Within two hours of Roman Rodriguez's birth in Fontana, ambulances rushed him to Childrens Hospital Los Angeles, 50 miles away. State-of-the-art equipment kept the newborn alive as doctors performed five surgeries to repair intestines that had wiggled through a hole in his diaphragm and landed on his right lung.
Roman -- who had spent every day of his young life at the hospital in Hollywood -- was still on oxygen, with more surgery possible, when doctors told his mother in early December that it was time for the 6-week-old infant to leave. They needed his bed for a sicker child. He was transferred to a nearby hospital that dedicates far fewer resources to pediatric care.
"Now it's like he has to start all over again, which is very difficult for us and for him," his mother, Crystal Carmen, said at the time.
Three weeks ago, after five more surgeries, Roman moved yet again, this time back to the hospital in Fontana where he was born.
"It's nicer," Carmen said of the shorter commute. "We just feel that if he [had stayed] at Childrens, he would be home already."
This is the juggling act of pediatric care in California, where parents and medical professionals are grappling with a significantly diminished network of care for the state's 10 million children.
In the last decade, even as the number of children has grown, more than 65 hospitals have either eliminated their children's units or shut down altogether. More than two dozen others have reduced the number of beds for children. Most counties north of Sacramento now lack even a single dedicated pediatric bed.
In all, more than 800 inpatient children's beds were lost from 1998 through 2007 -- a 19% drop, a Times analysis found. More than half of those losses have been in Los Angeles County, where dozens more pediatric beds have been eliminated since. The analysis did not look at intensive care beds for children and infants.
Concentrating children's services at specialized centers can sometimes provide better care. Sick children are not equivalent to smaller-scale adults. Their treatment requires particular training and equipment. But the widespread loss of pediatric beds appears to be driven more by financial pressure than any shift in medical protocol or practice.
Policy experts, nurses and many pediatricians worry that young patients are now concentrated at too few hospitals, even with more children being treated as outpatients.
Hospitals have cut back on services for children without serious, coordinated analysis of how the losses statewide could affect the quality of care, particularly with many regions expecting a population increase. With the economic downturn forcing even more hospitals to the brink of closure, the condition of the children's healthcare system in the state reflects the ad hoc manner in which many decisions affecting life and death are made, according to healthcare experts.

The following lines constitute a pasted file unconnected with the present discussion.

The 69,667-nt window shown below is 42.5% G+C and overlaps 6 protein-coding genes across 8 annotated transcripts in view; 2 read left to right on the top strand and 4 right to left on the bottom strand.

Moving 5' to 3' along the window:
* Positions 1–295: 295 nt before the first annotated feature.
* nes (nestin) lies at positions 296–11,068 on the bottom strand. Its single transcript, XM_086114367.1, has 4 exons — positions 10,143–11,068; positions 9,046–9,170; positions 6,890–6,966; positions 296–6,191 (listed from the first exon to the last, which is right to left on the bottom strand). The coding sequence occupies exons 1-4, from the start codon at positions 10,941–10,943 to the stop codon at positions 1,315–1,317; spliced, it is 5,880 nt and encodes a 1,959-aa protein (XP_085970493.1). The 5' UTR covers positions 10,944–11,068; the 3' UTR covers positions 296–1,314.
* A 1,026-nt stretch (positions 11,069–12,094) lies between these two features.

"In California, things are a mess," said pediatrician Paul Wise, a children's health policy researcher at Stanford. "There seems to be a lack of any coherent monitoring or oversight."
Faced with shrinking budgets, many California hospitals have been forced to shift resources toward adults, who receive higher state and federal subsidies. To make matters worse, California's Medi-Cal reimbursement rates for children's healthcare ranks last in the country, said Diana Dooley, chief executive of the California Children's Hospital Assn.
"Some children will be denied the level of care that they need," Dooley said. "They'll have to get no care or they'll have to get care that isn't delivered by . . . pediatricians trained in the special needs of children."
In November, voters approved a $980-million children's hospital bond, which will help pay for construction projects underway or planned. But even that cash infusion won't make up for the beds already lost in what Wise calls an evaporation of pediatric care.
In the Central Valley, hospital closures and population growth have strained Children's Hospital Central California. Serving 10 counties and 45,000 square miles, officials there have set aside six RV parking spaces for patients' families and allow them to tap the hospital's power supply.
In some cases, lack of nearby pediatric care turns relatively simple medical issues into more serious threats.
Two days before Thanksgiving, Heidi Mosier took her infant son Brauhner to the emergency room closest to her home in Taft, worried by his severe diarrhea. She waited 11 hours for someone at Mercy Hospital of Bakersfield to see her son, who grew increasingly dehydrated and pale. The hospital has not had any licensed pediatric beds since 2002.
When doctors finally examined Brauhner, Mosier said they seemed unaccustomed to treating infants and had difficulty inserting an IV.
"They had to try every part on him -- arms, legs, ankles, feet, everywhere -- until they got one," she said.